On Easter Monday, the day after Easter Sunday, I rang my brother and wished him a happy Easter. ‘That was yesterday’, he replied. I said that we celebrated it for a whole week. ‘How many Easter eggs can you eat in a week?’ was the reply I got.
Actually we celebrate Eastertide for fifty days, a quick calculation and you’ll see that brings us to Pentecost, Whit Sunday. As a child I had little idea what Whit was about, but we got a week’s holiday at Whit, which made it a good thing.
So, why are we still celebrating Easter when all the Easter eggs are probably finished? Easter Sunday is the most important day in the Christian year, the day when we celebrate the Resurrection of Jesus Christ from the dead, something to give every human being hope. The Paschal Candle is a symbol of this—if you have visited out chapel during Eastertide, you will have seen our Paschal Candle in a prominent place in front of the lectern.
Easter Sunday is so important that the liturgy celebrates it with a ‘week of Sundays’, the Easter Octave. And, guess what, the following week is called ‘Low Week’, time to ‘come back to earth’ after the celebrations, both liturgical and other.
‘Alleluia’ has a special place in the liturgy during Eastertide. We sing ‘Alleluia’ throughout the liturgical year, except during Lent, but in Eastertide we sing it more often, this is the season of joy and praise. In one of Saint Augustine’s many sermons, he reflects on the Easter Alleluia, here’s a couple of lines from that sermon:–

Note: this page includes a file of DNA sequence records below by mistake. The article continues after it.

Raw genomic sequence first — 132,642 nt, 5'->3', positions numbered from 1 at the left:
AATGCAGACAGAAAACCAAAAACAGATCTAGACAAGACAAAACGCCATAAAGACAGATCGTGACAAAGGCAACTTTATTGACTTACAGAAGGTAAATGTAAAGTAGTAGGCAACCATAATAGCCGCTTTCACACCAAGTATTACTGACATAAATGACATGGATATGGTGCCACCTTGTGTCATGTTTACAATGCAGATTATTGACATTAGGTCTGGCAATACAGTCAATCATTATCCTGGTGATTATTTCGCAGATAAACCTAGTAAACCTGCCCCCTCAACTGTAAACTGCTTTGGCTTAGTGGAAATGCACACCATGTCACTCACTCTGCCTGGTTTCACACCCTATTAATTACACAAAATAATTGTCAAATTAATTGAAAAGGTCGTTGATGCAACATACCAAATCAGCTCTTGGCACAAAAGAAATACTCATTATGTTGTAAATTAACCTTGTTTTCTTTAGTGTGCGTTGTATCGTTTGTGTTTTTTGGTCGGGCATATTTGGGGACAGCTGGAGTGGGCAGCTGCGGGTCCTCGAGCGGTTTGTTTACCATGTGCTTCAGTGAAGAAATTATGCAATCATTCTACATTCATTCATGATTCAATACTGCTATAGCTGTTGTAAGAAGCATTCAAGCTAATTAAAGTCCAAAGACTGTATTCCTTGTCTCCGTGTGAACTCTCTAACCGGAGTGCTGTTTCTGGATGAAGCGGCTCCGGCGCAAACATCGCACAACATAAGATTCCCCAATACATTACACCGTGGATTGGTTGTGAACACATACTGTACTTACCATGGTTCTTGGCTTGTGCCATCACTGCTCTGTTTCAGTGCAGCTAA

Now therefore, brothers and sisters, we urge you to praise God. That is what we are all telling each other when we say Alleluia. You say to your neighbour, “Praise the Lord!” and he says the same to you. We are all urging one another to praise the Lord, and all thereby doing what each of us urges the other to do.
Eastertide, with its special emphasis on the Resurrection, continues past Ascension Day, when the Risen Jesus returned to heaven, and on to Pentecost Sunday, when, according to the Acts of the Apostles, the Holy Spirit descended on the apostles as they prayed, giving them, and all the followers of Jesus, the courage and ability to continue to spread the Good News of his resurrection—and live up to Gospel values.
Nobody knows how many Eastertides have been celebrated at Turvey Abbey since the first house was built on the site, but Christians have been singing Alleluia through all the wars and disasters of the last 2000 years, and how many there have been. After listening to the news we might not be in the mood to sing alleluia, but, despite everything, let us join with Christians throughout the ages and praise the Lord for his goodness! Incidentally, don’t worry, just like God’s love for us, Easter eggs are available every day of the year—but God’s love is free.